By the end of his high school career, Maddux was leaning towards enrolling at the University of Arizona to play baseball, as it was close to home and Arizona’s program was known to develop pitchers successfully without overuse.
Maddux’s plans changed when the Chicago Cubs drafted him in 1984.
The Cubs had looked past Maddux’s build that had dismayed other teams’ scouts, believing he could be a successful pitcher with his unique skillset.
Cubs scout Doug Mapson said of Maddux:
“I really believe this boy would be the number one player in the country if only he looked a bit more physical.”
Maddux sped through the Cubs’ minor league system, impressing with his veteran-like demeanor and success as a pitcher.
He progressed through four different minor league levels in 1984 and 1985 before making his Major League debut with the Cubs in September of 1986.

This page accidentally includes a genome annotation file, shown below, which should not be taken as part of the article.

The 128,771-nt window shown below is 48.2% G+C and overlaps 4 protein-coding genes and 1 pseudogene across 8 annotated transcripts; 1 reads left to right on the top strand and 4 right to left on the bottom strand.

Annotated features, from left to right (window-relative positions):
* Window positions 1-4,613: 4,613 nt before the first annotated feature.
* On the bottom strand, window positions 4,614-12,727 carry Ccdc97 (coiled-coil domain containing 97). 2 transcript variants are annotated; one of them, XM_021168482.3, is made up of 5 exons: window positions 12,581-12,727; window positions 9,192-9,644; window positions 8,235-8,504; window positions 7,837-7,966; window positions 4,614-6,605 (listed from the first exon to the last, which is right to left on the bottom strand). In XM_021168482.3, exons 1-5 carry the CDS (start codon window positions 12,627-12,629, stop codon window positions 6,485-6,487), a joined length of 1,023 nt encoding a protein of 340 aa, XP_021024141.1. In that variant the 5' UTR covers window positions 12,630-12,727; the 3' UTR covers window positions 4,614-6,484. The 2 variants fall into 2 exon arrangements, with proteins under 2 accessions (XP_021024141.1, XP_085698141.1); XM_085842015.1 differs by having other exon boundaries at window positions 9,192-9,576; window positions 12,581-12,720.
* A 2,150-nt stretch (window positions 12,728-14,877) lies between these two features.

In his last start for the Cubs at the tail end of the 1986 season, he pitched against his brother Mike for the first time.
The younger Maddux prevailed as his Cubs defeated Mike’s Phillies 8-3.
The 1987 season was Maddux’s first full year in the Major Leagues.
The ultra-competitive Maddux struggled, pitching to an ERA of over 5, and he was sent down for a brief minor league stint to get him back on track.
Following the season, Maddux and his brother played together in the Venezuelan league, where Greg would further develop his pitching philosophy and try to improve before the 1988 season.
It was in Venezuela where Maddux would work with his former pitching coach Dick Pole, who encouraged him to work on getting groundouts instead of trying to strike every batter out.
Maddux had more success in 1988 and began an incredible 17-year streak of winning 15 or more games with 18 on the year.
He was selected to his first All-Star team that season and began to understand his skillset and how to approach Major League hitters.
The 1989 campaign was his best so far, as he helped lead the Cubs to the National League Championship Series against the San Francisco Giants.
Maddux was shelled in game one, giving up eight runs and losing the game.